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JPEG (usually .jpg) and PNG (usually .png) are probably the most important still image file types today. The biggest difference between them is that PNG is lossless while JPEG is lossy. This means PNG can save an image at perfect quality--the drawback is the file size tends to be much larger, resulting in more bandwidth used and longer loading times for people viewing pages that use them.

Advantage: JPEGEdit

With JPEG, images can be saved at high quality you almost can't distinguish from the original, to something that looks extremely awful but with a very small file size. Usually for photographic material, a JPEG with a decently high quality setting will not look visibly worse to most people, and will be a fraction the size of the equivalent PNG.

Jpegpng-1
PNG
128 KB
Jpegpng-1-10
JPEG, 10% compression
38.6 KB
Jpegpng-1-20
JPEG, 20% compression
26.5 KB
Jpegpng-1-50
JPEG, 50% compression
8.75 KB
Jpegpng-1-90
JPEG, 90% compression
4.15 KB

Advantage: PNGEdit

When is PNG the better option? Usually for things with a less complicated look--icons, text, simple designs that use large sections of the same color. In these instances the lossless nature of PNG is good, the size disparity isn't so great (PNG can even be smaller if the colors are simple enough), and the quality loss of JPEG is more apparent.

Jpegpng-2
PNG
3.07 KB
Jpegpng-2-10
JPEG, 10% compression
25.2 KB
Jpegpng-2-20
JPEG, 20% compression
17.6 KB
Jpegpng-2-50
JPEG, 50% compression
5.96 KB
Jpegpng-2-90
JPEG, 90% compression
2.96 KB

Another factor is transparency--PNG supports it, JPEG doesn't. So if there's something that you want transparent, there's really no choice, even if the not-transparent portion would be better as a JPEG. There are newer JPEG variant formats that allow transparency, but since they're not widely supported by browsers they're not a realistic option.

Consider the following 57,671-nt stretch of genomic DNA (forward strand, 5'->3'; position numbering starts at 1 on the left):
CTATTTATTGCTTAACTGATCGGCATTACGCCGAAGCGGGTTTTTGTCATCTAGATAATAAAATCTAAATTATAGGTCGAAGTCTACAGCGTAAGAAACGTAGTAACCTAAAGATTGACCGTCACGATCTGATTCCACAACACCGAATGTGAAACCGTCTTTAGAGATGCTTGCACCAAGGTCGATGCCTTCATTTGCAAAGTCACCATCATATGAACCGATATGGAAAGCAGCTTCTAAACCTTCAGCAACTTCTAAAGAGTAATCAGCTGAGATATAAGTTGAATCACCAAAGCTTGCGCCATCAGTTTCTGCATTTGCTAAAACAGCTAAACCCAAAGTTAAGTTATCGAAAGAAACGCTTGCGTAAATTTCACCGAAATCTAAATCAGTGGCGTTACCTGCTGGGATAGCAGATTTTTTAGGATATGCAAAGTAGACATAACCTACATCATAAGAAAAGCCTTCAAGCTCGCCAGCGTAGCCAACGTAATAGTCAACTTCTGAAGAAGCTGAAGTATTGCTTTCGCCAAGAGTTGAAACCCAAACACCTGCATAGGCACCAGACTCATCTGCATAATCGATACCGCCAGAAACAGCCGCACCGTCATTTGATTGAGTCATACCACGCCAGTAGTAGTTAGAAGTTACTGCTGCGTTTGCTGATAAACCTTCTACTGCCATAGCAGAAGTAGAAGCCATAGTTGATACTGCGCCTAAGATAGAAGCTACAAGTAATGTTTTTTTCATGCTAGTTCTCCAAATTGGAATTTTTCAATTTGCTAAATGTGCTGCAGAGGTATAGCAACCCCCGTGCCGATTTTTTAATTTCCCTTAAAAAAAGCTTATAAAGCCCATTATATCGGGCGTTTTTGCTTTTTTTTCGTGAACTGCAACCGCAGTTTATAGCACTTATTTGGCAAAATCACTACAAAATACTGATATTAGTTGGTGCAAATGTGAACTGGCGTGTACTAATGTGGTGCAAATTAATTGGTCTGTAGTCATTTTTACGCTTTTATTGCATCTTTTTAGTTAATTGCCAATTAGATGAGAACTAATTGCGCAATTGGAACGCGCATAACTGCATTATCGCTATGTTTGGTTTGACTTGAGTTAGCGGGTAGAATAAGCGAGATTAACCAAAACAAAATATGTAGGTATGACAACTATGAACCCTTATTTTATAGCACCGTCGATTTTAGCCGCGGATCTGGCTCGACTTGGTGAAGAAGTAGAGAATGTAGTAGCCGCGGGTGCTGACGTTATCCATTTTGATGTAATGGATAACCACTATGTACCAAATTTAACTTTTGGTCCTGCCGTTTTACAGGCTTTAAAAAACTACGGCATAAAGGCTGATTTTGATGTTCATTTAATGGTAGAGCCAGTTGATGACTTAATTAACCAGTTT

Jpegpng-3
PNG
31.4 KB

Something that is a bit trickier to detect is that there can be a difference between full-color PNGs and limited-color PNGs. I have seen these limited ones used for member photos on official H!P sites or I probably wouldn't bother bringing this up. These are cases where an image is saved as PNG, but first has been altered to use 256 or fewer colors--often this leaves the image with a speckly appearance, especially if you zoom in.

Jpegpng-1
PNG
128 KB
Jpegpng-1-low
PNG, low color
44.0 KB

Rules of ThumbEdit

Generally if you're finding a picture from somewhere else online, it's best to leave it in whatever format it is--converting can result in the worst of both worlds. Turn a JPEG into a PNG, and it will perfectly preserve an imperfect image, but take much more space. Turn a low-color PNG into a JPEG and both quality and size could suffer. If it's a high color PNG photograph, though, it might be worth converting to JPEG.

If you're making an image yourself by scanning, capturing an image from a video, or cropping from another image, JPEG is probably the way to go. In most cases I think the 20% compression (sometimes worded as 80% quality) is pretty good, but your mileage may vary.

How to convert images between formats if need be? Most image editing programs will have the capability to save in different formats, and anything more advanced than Paint will probably have more options as described above, such as the varying amounts of compression. There are also online tools that will allow you to convert images with a varying number of options, such as this and this. These are just some of the first Google results I see, though--I haven't used any enough to recommend one in particular.

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